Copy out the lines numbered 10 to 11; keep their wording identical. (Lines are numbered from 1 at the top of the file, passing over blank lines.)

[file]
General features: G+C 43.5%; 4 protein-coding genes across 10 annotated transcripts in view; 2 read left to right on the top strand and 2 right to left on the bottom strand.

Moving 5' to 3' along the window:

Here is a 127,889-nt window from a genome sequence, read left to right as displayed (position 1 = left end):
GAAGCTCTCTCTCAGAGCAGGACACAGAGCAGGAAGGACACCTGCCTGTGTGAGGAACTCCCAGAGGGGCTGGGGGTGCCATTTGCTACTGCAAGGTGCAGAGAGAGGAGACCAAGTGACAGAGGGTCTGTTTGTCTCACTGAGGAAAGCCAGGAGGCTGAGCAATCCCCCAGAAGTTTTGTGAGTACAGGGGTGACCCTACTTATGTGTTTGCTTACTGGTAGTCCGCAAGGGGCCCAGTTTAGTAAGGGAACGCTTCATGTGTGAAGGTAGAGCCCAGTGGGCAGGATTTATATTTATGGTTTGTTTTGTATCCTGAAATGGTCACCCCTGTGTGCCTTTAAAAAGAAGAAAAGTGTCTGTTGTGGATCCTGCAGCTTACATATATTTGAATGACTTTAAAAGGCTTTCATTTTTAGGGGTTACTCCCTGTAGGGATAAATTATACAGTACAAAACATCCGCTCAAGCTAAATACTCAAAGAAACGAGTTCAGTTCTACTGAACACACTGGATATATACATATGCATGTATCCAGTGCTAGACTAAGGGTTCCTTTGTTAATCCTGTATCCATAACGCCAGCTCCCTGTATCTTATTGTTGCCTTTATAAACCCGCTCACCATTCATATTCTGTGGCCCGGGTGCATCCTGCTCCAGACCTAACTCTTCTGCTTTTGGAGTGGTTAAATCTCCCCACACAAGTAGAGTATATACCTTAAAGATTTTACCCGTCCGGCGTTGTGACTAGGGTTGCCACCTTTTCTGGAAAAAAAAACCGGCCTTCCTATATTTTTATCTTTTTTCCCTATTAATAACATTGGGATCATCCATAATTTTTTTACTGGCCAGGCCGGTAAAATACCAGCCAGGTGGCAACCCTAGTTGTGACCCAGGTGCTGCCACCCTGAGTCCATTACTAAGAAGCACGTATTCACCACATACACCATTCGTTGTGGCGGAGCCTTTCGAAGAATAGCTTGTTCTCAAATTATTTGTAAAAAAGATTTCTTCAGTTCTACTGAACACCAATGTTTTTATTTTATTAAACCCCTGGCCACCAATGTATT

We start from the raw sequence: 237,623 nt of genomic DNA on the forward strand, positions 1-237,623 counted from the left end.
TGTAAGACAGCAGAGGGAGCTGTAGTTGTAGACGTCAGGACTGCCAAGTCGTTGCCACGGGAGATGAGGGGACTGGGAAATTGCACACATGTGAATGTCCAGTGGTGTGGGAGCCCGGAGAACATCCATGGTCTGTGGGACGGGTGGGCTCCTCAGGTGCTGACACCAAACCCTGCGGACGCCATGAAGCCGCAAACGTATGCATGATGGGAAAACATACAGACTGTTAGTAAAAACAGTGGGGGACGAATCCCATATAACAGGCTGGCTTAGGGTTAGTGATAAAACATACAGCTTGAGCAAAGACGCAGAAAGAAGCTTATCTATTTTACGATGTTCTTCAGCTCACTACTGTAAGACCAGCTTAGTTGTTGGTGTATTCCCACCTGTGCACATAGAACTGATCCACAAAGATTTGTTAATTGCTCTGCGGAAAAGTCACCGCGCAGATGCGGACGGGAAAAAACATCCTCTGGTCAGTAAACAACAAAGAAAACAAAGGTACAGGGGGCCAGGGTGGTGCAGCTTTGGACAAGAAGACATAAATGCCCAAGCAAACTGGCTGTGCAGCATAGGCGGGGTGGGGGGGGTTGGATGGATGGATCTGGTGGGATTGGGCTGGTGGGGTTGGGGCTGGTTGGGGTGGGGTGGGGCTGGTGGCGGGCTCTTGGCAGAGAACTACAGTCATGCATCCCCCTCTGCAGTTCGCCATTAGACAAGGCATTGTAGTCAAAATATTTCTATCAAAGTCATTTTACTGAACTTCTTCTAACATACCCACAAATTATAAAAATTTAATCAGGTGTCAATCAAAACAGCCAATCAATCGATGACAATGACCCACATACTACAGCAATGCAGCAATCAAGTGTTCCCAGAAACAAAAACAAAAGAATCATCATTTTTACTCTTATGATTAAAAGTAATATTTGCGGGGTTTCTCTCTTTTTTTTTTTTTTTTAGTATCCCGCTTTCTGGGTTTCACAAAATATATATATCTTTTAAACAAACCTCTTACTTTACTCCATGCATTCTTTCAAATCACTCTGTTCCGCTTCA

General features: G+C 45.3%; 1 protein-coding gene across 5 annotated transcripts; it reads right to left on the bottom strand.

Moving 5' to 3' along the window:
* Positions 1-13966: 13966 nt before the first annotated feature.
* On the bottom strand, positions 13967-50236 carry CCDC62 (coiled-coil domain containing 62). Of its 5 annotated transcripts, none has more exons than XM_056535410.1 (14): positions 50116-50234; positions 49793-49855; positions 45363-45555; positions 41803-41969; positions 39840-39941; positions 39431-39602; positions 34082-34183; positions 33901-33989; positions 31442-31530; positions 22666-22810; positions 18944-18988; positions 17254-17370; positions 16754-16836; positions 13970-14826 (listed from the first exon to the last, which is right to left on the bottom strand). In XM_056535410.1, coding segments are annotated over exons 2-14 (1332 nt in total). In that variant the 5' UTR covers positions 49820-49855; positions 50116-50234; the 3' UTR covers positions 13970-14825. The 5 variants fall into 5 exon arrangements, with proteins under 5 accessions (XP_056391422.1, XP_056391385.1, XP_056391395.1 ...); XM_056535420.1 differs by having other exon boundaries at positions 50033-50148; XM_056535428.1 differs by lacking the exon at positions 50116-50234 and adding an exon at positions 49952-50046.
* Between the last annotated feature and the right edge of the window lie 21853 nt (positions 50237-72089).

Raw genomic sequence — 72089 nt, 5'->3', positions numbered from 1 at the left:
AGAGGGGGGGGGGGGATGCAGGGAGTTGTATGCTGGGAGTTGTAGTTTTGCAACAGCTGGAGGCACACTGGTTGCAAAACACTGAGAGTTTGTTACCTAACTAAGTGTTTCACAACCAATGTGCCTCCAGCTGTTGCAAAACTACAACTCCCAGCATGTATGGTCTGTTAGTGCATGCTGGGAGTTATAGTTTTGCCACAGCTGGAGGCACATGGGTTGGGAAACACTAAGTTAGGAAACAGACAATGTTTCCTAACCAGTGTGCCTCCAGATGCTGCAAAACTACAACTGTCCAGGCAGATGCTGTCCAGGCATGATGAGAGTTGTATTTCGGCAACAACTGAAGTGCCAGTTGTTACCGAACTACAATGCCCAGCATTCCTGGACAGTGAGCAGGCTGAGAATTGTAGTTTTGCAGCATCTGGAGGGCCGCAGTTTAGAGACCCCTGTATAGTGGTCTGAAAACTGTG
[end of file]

* On the bottom strand, positions 13967-50236 carry CCDC62 (coiled-coil domain containing 62). Of its 5 annotated transcripts, none has more exons than XM_056535410.1 (14): positions 50116-50234; positions 49793-49855; positions 45363-45555; positions 41803-41969; positions 39840-39941; positions 39431-39602; positions 34082-34183; positions 33901-33989; positions 31442-31530; positions 22666-22810; positions 18944-18988; positions 17254-17370; positions 16754-16836; positions 13970-14826 (listed from the first exon to the last, which is right to left on the bottom strand). In XM_056535410.1, coding segments are annotated over exons 2-14 (1332 nt in total). In that variant the 5' UTR covers positions 49820-49855; positions 50116-50234; the 3' UTR covers positions 13970-14825. The 5 variants fall into 5 exon arrangements, with proteins under 5 accessions (XP_056391422.1, XP_056391385.1, XP_056391395.1 ...); XM_056535420.1 differs by having other exon boundaries at positions 50033-50148; XM_056535428.1 differs by lacking the exon at positions 50116-50234 and adding an exon at positions 49952-50046.
* Between the last annotated feature and the right edge of the window lie 21853 nt (positions 50237-72089).